So Your Youngster Wants to Try Hockey?
KYHA’s Learn to Play program is for those skaters aged 4-10 years old who are interested in trying hockey on a small scale before committing to a full season/team. Our LTP is run by one of the best coaches in STL, Todd Brereton. Todd uses the principles of the American Development Model (ADM) where the players are rotated though small group stations to master specific skills. Each player will receive a KYHA LTP jersey at the beginning of the session and a medal upon completion. Kirkwood LTP is open to children residing in the following zip codes: 63021, 63088, 63122, 63011, 63131, 63019, 63026, 63028 who have not previously been on a full season team.
What Will My Child Learn?
First of all to love hockey, meaning the kids are having fun and everyone found it a worthwhile endeavor. Your child will master the basics: skating with proper technique/balance, stopping - “snowplows” for the beginners or directional for the more advanced, tight turns and moving with the puck. The kids will learn to be disciplined – skates and sticks can be dangerous. We want the kids to realize that safety comes from using them properly. You will note we don’t talk about passing or shooting or even team play. We will touch on some of those things because that’s what kids expect to do when they play hockey, but they aren’t the priority at this stage. We will use games like "freeze tag" and "simon says" to reinforce good fundamental skills like lateral movement and listening.
How Do I Know My Child is Ready?
Your child is ready when you feel they can participate in a 45 minute on-ice session once a week. Your child will also need to skate the full width of the rink unassisted or has completed the equvilant of "Snow Plow Sam 2". If your child isn't quite able to accomplish these items then look into skating lessons by visiting: http://www.kirkwoodmo.org/content/City-Departments/1862/ice-rink.aspx#SkatingLessons
What Equipment does he/she Need?
Helmet should fit just above the eyebrows. Don’t worry if it isn’t red as is stated on the website. When they grow out of this one, you can purchase a red one next time. Chin should fit comfortably into cup of facemask. Should not have any pressure points from pads. Adjustable even within sizes with screwdriver.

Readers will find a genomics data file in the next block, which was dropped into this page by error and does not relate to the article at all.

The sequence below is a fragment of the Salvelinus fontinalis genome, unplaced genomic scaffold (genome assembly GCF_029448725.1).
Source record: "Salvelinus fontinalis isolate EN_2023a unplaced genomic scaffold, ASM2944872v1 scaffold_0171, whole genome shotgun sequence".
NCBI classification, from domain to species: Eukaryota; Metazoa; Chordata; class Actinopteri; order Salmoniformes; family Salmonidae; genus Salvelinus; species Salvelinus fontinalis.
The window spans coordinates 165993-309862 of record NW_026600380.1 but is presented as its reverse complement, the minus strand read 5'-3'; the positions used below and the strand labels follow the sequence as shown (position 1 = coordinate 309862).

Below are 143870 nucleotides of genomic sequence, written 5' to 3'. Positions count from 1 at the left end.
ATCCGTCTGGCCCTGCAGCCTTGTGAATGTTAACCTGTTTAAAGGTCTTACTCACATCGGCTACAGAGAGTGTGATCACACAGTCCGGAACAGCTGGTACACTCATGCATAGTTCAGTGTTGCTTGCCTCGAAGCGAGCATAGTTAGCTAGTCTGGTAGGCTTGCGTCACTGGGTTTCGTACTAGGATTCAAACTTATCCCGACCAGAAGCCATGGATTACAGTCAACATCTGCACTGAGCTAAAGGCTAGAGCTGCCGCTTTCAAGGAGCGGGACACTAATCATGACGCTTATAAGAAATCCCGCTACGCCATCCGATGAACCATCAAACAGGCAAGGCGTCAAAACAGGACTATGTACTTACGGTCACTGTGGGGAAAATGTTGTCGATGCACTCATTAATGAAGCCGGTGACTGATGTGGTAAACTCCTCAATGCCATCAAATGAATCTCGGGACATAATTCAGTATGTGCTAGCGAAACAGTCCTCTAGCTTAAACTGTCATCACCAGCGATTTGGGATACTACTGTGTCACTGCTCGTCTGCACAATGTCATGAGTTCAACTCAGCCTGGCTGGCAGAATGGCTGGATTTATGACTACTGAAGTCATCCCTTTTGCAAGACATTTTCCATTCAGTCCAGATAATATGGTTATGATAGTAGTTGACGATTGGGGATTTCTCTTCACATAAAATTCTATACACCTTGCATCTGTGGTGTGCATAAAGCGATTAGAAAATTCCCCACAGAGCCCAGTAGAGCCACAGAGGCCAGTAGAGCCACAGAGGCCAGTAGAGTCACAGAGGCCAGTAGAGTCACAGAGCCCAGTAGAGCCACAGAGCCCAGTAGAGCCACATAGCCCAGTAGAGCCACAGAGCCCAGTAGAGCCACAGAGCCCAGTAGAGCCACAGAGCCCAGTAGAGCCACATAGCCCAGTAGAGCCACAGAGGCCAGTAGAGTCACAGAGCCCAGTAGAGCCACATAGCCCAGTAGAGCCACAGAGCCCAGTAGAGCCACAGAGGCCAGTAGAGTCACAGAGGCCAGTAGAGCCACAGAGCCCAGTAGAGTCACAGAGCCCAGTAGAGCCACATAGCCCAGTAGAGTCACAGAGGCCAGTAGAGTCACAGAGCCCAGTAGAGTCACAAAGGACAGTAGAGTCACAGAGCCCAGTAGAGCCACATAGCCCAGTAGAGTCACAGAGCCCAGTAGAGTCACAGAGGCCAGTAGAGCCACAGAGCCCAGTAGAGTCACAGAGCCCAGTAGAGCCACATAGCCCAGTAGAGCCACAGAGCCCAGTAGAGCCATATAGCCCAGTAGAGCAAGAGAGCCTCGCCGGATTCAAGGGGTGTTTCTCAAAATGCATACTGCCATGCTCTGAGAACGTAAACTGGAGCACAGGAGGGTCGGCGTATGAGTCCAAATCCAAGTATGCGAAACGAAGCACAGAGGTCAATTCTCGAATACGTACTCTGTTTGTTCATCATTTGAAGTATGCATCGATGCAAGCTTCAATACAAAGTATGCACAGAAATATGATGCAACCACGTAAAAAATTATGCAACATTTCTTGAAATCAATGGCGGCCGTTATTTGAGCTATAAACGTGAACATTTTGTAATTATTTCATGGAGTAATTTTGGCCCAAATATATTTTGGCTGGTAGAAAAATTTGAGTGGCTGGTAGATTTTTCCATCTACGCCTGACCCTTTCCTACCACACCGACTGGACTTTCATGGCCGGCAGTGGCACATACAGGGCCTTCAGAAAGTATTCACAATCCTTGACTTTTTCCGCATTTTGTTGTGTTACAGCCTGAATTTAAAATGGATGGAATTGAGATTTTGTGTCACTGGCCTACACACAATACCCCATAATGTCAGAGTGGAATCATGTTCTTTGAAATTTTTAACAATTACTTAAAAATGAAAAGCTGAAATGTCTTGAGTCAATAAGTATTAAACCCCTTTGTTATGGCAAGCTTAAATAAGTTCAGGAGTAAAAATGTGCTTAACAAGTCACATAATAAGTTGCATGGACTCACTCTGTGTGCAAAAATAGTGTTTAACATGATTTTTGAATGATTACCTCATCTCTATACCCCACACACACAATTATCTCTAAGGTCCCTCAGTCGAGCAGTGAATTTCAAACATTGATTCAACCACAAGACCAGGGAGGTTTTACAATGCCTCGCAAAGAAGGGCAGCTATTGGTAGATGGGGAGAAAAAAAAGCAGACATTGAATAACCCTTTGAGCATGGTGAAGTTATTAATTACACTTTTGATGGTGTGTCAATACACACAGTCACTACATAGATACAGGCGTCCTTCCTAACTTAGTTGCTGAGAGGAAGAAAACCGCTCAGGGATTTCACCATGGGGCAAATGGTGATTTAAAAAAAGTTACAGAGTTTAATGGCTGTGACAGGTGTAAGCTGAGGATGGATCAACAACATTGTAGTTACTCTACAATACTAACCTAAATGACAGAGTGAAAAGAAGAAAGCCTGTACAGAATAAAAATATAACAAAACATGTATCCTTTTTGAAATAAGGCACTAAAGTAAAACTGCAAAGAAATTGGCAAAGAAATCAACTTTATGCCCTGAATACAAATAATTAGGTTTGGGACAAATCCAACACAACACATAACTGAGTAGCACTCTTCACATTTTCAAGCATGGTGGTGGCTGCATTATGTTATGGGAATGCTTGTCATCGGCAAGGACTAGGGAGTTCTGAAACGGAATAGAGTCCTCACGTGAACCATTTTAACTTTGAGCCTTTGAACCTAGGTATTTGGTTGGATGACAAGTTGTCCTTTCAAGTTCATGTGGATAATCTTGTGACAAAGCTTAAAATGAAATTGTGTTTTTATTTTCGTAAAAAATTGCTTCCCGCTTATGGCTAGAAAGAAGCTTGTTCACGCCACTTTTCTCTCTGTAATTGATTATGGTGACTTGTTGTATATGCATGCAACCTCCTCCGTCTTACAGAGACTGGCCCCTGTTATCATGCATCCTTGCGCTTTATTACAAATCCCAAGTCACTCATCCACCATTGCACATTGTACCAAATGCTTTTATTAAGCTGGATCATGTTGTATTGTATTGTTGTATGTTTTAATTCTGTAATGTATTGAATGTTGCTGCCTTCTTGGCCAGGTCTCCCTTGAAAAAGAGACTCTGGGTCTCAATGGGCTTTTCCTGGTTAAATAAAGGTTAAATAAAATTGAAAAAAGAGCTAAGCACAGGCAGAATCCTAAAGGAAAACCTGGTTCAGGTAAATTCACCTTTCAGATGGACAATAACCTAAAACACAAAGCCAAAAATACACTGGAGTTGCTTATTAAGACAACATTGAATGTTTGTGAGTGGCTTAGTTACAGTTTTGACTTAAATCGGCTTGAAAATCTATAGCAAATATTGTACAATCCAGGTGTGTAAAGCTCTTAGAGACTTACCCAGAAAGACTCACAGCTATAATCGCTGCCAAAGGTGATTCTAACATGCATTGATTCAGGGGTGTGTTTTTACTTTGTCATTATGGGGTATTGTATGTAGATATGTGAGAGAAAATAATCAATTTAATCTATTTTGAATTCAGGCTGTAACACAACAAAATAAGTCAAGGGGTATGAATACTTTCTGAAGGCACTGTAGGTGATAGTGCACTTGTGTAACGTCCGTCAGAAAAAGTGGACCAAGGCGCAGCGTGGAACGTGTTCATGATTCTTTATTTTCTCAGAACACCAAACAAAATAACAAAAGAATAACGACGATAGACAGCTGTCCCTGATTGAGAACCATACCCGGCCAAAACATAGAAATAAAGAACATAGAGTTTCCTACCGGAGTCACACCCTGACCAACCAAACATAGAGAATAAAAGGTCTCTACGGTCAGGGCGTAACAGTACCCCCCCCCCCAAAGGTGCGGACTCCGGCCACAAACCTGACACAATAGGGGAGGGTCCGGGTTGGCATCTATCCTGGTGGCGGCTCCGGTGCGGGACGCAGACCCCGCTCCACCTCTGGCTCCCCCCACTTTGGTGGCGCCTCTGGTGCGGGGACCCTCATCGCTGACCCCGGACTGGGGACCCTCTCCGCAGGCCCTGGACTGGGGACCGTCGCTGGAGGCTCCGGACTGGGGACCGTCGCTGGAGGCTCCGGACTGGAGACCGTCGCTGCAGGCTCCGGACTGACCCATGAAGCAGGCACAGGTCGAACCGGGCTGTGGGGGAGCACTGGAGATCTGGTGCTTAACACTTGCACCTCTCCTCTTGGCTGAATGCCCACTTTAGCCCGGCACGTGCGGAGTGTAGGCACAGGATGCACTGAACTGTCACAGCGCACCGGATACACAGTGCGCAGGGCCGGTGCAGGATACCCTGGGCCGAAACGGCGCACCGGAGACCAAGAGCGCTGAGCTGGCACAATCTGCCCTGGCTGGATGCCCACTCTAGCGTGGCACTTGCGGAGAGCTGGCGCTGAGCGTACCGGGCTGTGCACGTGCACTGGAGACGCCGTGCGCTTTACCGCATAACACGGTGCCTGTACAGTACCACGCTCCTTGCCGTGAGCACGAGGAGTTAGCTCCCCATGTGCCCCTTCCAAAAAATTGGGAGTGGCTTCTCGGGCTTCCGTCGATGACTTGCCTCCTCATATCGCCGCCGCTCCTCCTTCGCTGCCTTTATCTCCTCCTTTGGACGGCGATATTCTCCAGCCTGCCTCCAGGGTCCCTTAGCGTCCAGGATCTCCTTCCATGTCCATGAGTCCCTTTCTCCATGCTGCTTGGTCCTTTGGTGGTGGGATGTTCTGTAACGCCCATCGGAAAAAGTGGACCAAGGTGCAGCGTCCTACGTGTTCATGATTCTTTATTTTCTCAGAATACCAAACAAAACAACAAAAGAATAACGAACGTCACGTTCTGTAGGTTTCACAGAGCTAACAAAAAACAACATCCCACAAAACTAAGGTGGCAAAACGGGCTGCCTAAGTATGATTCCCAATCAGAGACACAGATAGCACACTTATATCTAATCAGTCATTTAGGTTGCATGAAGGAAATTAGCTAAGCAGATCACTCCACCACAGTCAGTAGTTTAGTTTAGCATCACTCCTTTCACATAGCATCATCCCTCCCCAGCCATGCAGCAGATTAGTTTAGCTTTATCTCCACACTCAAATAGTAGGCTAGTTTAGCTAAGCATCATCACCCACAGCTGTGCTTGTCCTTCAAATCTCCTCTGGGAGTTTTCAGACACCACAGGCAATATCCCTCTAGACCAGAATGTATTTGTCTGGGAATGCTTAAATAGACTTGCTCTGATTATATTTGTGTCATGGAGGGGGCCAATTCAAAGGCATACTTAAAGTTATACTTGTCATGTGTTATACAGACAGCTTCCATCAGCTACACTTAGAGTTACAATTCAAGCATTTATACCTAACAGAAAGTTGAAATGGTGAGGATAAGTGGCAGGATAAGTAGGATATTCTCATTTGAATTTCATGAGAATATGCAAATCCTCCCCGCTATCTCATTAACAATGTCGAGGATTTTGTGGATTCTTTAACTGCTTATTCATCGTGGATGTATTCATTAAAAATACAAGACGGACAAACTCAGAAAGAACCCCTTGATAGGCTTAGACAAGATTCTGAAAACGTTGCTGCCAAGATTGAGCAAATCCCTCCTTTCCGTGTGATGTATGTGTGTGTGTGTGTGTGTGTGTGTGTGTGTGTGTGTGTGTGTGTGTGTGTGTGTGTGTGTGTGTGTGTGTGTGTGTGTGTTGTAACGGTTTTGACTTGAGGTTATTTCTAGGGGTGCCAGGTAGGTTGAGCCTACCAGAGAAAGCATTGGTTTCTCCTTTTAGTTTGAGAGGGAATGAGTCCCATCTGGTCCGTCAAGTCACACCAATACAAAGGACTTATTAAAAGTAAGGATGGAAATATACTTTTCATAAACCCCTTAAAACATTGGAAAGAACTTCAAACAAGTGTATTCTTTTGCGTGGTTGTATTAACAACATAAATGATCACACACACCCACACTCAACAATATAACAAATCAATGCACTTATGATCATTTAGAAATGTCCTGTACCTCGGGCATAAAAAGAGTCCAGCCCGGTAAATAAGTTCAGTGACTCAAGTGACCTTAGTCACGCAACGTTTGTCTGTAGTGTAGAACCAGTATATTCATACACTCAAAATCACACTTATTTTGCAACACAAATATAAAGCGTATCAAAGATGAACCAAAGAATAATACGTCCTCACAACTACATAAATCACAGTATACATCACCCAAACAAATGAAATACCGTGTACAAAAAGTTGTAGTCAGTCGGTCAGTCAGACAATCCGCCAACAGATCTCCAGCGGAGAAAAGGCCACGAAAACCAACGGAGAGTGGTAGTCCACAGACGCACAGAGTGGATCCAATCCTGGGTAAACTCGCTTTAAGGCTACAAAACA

Skates: This is the most important piece of equipment they have. With their foot all the way in and skates not tied, have your child kick their toe into the carpet (this slides their foot all the way forward inside the skate). You should not be able to fit more than 1 finger between their heal and the back of the boot. Again, if they are too big they won’t have enough ankle support to skate properly. Skates should be sharpened about every 10-15 hours of use. Usually run about 1 size smaller than their tennis shoe size. Tying should be tight at the toes, a little looser on the arch and looser still around the ankles. This will provide support but still allow the leg to flex forward into proper position.
Shoulders should fit directly into shoulder caps without adjustments or straps. When lifting arms, pads should not dig into the neck of the player as this may cause injury. Arm pads should extend to just above the elbow, slightly covering the elbow pad, to ensure full protection. Actually, the cheaper ones are better at this age – ones with little/no molded plastic – so as not to restrict motion.
With elbow in cup of pad, bottom should extend to top of glove cuff. Check that straps do not cut off circulation.
Try a pair out while gripping a stick. Fingers shouldn’t swim, but shouldn’t be snug either. Have your child drop their hands from their shoulders to their sides in a quick motion. The gloves shouldn’t fall off. Sliding down a little bit is okay.
Have your child pick one up off the ground several times and observe their hands - one will eventually consistently wind up on the bottom (closer to the blade). This is their dominant hand. You want a stick that curves away from this hand. Example: if their right hand is on the bottom, they are considered right-handed. When the blade is on the ground, it should curve toward their left side. Cut down the end of stick to the bottom of their nose in street shoes or at chin height when on tiptoes (to simulate skates). The front of the blade (the toe) should be on the ground and the stick vertical when you take this measurement.
Fit according to waist size; should not be tight. Bottom of leg should extend over shin guard by .5” or 1”, coming to the top of their kneecap when standing straight up.
If possible, put on their skates in order to get the proper length of the shin pad. The cap of the shin pad should be centered on the kneecap. The bottom of the pad should barely overlap the skate tongue. If the pad is too short, it leaves an unprotected area above the skate. If the pad is too long, it will prohibit their leg from flexing forward at the ankle and create discomfort for the player. Leg flexion is critical for proper skating form.
Jock shorts are great – well worth it in terms of time savings. They are more comfortable and have velcro garters which hold up the hockey socks. Sizing is according to waist size.
We will provide one at the first practice. If you aren’t at the first one, we will have them available at the second class as well.
There are all types. Choose based on size/age of your player. Follow directions if any moulding needed.
It is something that is a requirement as your player moves forward. It is best to start now. Some Under Armour-type shirts made for hockey players have them built in now, as well.
Ok, Now What?
Visit our Registration Page for Learn to Play Sign Ups
I still have some questions
Please email Christine Raye at: firstname.lastname@example.org